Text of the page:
As Don Meredith (former quarterback of the Dallas Cowboys and Monday Night Football analyst) used to say, "If ifs and buts were candy and nuts, we'd all have a Merry Christmas. " Patricia Jessamy apologists complain that, but for Sheryl Lansey's entry into the race for Baltimore City state's attorney, Ms. Jessamy would have been re-elected ("3rd-place finisher doesn't mind being called a 'spoiler,'" Sept. 17). Applying that dubious rationale, Bill Clinton would still be chasing skirts in Arkansas and Hillary Clinton would still be practicing law in Little Rock and making tons of money as an astute commodities trader if not for H. Ross Perot.
NEWS
By Tricia Bishop and Baltimore Sun reporter | September 15, 2010
As many as 10,000 of Baltimore's primary votes could still be missing, according to Patricia Jessamy's state's attorney campaign staff, who told her that memory cards from 27 machines in six districts were unaccounted for. If accurate, it could leave room for the election to sway back toward Jessamy, the incumbent, who's narrowly trailing challenger Gregg Bernstein. But city Board of Elections Director Armstead B.C. Jones Sr. said the figures sounded high to him, and that none of it would matter by the end of the day. "We are going to get to 100 percent" of the votes cast at polling places, he said.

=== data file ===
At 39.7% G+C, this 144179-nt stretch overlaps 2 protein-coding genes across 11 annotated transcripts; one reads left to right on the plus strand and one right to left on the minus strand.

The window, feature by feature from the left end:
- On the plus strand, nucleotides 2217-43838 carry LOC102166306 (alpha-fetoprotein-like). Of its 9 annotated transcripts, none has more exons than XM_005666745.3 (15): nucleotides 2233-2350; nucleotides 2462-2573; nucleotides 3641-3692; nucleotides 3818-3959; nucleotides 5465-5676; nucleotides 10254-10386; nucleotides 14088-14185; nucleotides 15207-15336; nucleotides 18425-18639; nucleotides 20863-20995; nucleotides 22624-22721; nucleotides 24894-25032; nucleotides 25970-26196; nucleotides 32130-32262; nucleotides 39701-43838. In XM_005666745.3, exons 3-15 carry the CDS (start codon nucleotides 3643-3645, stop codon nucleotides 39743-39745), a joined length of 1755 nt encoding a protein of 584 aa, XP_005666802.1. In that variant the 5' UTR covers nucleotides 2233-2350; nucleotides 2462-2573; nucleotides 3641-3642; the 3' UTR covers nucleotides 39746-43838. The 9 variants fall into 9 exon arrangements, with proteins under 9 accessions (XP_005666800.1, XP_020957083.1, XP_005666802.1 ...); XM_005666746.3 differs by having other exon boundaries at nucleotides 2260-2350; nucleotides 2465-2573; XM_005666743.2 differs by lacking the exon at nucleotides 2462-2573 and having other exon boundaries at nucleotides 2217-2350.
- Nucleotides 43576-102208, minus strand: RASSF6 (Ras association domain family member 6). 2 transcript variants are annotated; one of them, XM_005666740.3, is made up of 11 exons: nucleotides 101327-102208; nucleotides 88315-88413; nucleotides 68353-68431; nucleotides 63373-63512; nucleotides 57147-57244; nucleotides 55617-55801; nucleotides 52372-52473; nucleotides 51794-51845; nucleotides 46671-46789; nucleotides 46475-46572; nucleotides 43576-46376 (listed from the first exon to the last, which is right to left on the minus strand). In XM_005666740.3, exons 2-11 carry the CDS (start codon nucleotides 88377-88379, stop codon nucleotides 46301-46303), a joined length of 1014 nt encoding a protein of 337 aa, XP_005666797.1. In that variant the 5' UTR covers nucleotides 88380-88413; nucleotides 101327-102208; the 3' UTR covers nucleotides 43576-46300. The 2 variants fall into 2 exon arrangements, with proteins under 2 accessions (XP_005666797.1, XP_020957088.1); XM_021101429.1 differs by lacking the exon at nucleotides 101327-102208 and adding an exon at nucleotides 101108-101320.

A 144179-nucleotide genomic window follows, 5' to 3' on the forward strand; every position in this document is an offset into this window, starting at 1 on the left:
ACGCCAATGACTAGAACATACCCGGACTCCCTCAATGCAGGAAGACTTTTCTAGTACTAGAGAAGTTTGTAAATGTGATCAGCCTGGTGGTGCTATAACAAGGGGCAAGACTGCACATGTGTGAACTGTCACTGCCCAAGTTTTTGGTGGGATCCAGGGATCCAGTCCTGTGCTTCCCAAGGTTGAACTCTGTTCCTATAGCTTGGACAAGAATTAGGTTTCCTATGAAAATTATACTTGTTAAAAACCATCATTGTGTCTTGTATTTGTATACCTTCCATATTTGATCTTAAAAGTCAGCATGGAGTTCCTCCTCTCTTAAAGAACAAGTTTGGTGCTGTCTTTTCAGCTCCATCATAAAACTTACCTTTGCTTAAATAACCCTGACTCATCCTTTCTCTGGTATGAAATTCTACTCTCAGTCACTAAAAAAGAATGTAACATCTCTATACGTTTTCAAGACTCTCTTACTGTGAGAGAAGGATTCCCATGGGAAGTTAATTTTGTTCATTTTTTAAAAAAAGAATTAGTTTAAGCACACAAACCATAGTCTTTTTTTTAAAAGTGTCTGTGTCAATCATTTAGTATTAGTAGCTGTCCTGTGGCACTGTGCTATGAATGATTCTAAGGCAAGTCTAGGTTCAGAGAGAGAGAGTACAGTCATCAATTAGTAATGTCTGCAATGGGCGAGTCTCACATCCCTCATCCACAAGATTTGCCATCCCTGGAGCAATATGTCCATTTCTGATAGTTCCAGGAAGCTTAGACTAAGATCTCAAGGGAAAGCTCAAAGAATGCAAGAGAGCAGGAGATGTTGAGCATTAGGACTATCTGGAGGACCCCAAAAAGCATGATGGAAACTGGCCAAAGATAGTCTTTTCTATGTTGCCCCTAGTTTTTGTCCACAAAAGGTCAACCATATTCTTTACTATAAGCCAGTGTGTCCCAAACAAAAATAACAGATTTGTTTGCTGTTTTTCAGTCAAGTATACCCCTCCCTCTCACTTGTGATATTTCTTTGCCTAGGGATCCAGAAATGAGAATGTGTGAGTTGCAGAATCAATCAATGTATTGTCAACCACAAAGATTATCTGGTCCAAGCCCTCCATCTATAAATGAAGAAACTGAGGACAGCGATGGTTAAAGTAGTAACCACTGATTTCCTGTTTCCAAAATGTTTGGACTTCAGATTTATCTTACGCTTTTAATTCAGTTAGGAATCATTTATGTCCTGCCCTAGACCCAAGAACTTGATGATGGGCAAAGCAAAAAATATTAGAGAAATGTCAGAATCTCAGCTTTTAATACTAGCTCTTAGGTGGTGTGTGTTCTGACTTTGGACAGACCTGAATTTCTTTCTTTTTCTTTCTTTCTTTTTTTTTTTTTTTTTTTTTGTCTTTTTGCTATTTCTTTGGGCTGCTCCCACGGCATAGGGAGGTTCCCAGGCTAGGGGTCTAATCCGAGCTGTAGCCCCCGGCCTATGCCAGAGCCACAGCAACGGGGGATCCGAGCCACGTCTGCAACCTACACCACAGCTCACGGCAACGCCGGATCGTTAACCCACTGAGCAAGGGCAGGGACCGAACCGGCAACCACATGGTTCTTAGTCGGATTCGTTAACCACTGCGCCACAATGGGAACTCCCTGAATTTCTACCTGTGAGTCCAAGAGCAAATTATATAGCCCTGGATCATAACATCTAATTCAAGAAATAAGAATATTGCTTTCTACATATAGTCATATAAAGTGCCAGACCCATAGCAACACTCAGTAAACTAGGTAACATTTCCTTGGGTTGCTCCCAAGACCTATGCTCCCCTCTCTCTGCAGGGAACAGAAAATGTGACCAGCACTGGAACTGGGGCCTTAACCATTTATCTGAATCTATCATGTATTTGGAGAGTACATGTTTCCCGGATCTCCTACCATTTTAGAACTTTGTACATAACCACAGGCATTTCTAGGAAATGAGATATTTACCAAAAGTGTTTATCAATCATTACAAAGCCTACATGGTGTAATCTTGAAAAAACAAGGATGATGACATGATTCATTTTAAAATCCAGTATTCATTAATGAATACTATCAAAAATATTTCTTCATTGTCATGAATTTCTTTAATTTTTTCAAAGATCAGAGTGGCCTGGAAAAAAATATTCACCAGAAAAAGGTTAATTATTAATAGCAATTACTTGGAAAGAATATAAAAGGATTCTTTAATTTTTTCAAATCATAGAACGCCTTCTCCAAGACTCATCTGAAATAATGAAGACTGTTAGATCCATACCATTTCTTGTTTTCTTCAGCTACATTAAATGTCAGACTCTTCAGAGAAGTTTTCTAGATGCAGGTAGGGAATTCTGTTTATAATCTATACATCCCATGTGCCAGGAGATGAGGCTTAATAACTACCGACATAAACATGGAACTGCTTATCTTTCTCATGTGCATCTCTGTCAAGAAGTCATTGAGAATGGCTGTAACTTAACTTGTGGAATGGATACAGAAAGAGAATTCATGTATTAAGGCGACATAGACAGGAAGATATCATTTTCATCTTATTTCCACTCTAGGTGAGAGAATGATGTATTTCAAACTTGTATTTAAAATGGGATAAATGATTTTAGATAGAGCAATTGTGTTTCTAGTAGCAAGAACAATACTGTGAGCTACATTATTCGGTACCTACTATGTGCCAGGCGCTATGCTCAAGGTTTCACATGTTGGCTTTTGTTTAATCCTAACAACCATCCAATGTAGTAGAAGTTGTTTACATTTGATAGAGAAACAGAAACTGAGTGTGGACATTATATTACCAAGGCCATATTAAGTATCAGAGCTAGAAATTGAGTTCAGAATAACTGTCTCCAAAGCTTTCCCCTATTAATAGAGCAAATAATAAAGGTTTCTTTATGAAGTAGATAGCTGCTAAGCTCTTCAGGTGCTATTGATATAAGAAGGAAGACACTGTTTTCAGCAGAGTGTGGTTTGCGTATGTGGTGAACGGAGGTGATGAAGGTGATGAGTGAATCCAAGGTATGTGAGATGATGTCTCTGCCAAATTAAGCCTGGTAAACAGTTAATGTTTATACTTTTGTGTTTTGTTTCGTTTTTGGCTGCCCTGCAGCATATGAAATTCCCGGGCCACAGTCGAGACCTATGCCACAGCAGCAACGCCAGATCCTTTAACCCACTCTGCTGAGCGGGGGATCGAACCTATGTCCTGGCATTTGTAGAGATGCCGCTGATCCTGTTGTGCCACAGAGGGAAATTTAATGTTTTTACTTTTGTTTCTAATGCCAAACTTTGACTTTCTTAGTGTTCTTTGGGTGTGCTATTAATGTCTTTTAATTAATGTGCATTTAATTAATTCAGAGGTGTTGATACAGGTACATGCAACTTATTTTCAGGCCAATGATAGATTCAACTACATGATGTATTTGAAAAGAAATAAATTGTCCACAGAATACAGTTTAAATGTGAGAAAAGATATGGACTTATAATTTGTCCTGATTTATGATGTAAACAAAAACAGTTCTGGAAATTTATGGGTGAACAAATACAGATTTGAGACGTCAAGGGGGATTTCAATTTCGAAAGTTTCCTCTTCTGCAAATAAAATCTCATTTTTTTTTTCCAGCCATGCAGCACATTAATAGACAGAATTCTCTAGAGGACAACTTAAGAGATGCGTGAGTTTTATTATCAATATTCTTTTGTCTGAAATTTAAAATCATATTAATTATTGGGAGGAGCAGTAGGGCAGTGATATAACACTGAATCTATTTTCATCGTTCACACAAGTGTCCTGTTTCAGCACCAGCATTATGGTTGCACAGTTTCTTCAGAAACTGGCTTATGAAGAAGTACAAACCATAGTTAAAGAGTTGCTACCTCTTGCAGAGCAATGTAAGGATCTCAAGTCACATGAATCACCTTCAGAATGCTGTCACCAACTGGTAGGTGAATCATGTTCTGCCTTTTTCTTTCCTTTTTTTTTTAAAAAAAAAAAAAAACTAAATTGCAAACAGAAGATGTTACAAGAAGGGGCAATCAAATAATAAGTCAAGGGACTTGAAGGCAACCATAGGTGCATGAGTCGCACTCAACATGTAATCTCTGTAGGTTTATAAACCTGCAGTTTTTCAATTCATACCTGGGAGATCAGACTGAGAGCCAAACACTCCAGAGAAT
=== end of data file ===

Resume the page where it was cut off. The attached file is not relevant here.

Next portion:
NEWS
By Peter Hermann, The Baltimore Sun | September 1, 2010
The union representing Baltimore police officers has endorsed attorney Gregg Bernstein in his race against incumbent Patricia C. Jessamy for state's attorney, saying the labor organization believes he will work "to ensure no violent crime goes unpunished. " The endorsement from the Fraternal Order of Police Lodge 3, which represents 5,000 active-duty and retired city officers, is not surprising given complaints from the rank and file that Jessamy frequently blames police for bringing weak cases that force prosecutors to drop charges or agree to what some consider lenient sentences.